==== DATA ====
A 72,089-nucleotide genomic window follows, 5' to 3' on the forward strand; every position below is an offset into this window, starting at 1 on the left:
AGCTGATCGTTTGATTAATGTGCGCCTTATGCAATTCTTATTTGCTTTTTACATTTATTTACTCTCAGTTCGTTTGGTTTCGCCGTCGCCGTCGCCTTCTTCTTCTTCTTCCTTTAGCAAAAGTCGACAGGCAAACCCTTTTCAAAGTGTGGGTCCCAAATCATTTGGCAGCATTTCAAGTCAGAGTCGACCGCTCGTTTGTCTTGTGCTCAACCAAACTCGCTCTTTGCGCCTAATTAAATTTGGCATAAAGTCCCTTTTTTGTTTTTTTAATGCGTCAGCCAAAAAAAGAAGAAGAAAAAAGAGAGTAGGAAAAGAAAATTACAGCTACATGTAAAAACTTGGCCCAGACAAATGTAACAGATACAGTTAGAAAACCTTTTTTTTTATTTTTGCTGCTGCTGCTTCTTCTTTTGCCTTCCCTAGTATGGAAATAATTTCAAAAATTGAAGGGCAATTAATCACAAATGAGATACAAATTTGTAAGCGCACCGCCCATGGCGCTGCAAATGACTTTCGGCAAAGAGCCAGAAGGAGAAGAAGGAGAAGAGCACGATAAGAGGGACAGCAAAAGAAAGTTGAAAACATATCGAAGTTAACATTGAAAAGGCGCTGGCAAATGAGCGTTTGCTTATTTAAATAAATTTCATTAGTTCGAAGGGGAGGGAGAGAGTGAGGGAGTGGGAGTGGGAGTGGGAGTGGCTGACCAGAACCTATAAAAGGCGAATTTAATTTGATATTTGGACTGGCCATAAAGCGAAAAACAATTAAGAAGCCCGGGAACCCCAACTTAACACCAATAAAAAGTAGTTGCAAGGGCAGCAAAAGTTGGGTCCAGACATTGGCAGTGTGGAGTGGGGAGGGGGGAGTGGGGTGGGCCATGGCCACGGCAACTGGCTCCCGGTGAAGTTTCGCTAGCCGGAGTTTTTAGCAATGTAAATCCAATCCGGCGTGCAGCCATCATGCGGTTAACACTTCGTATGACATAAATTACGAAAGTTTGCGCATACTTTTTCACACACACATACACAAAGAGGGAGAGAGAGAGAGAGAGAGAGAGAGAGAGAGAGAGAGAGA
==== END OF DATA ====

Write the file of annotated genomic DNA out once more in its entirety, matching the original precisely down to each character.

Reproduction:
A 72,089-nucleotide genomic window follows, 5' to 3' on the forward strand; every position below is an offset into this window, starting at 1 on the left:
AGCTGATCGTTTGATTAATGTGCGCCTTATGCAATTCTTATTTGCTTTTTACATTTATTTACTCTCAGTTCGTTTGGTTTCGCCGTCGCCGTCGCCTTCTTCTTCTTCTTCCTTTAGCAAAAGTCGACAGGCAAACCCTTTTCAAAGTGTGGGTCCCAAATCATTTGGCAGCATTTCAAGTCAGAGTCGACCGCTCGTTTGTCTTGTGCTCAACCAAACTCGCTCTTTGCGCCTAATTAAATTTGGCATAAAGTCCCTTTTTTGTTTTTTTAATGCGTCAGCCAAAAAAAGAAGAAGAAAAAAGAGAGTAGGAAAAGAAAATTACAGCTACATGTAAAAACTTGGCCCAGACAAATGTAACAGATACAGTTAGAAAACCTTTTTTTTTATTTTTGCTGCTGCTGCTTCTTCTTTTGCCTTCCCTAGTATGGAAATAATTTCAAAAATTGAAGGGCAATTAATCACAAATGAGATACAAATTTGTAAGCGCACCGCCCATGGCGCTGCAAATGACTTTCGGCAAAGAGCCAGAAGGAGAAGAAGGAGAAGAGCACGATAAGAGGGACAGCAAAAGAAAGTTGAAAACATATCGAAGTTAACATTGAAAAGGCGCTGGCAAATGAGCGTTTGCTTATTTAAATAAATTTCATTAGTTCGAAGGGGAGGGAGAGAGTGAGGGAGTGGGAGTGGGAGTGGGAGTGGCTGACCAGAACCTATAAAAGGCGAATTTAATTTGATATTTGGACTGGCCATAAAGCGAAAAACAATTAAGAAGCCCGGGAACCCCAACTTAACACCAATAAAAAGTAGTTGCAAGGGCAGCAAAAGTTGGGTCCAGACATTGGCAGTGTGGAGTGGGGAGGGGGGAGTGGGGTGGGCCATGGCCACGGCAACTGGCTCCCGGTGAAGTTTCGCTAGCCGGAGTTTTTAGCAATGTAAATCCAATCCGGCGTGCAGCCATCATGCGGTTAACACTTCGTATGACATAAATTACGAAAGTTTGCGCATACTTTTTCACACACACATACACAAAGAGGGAGAGAGAGAGAGAGAGAGAGAGAGAGAGAGAGAGAGAGA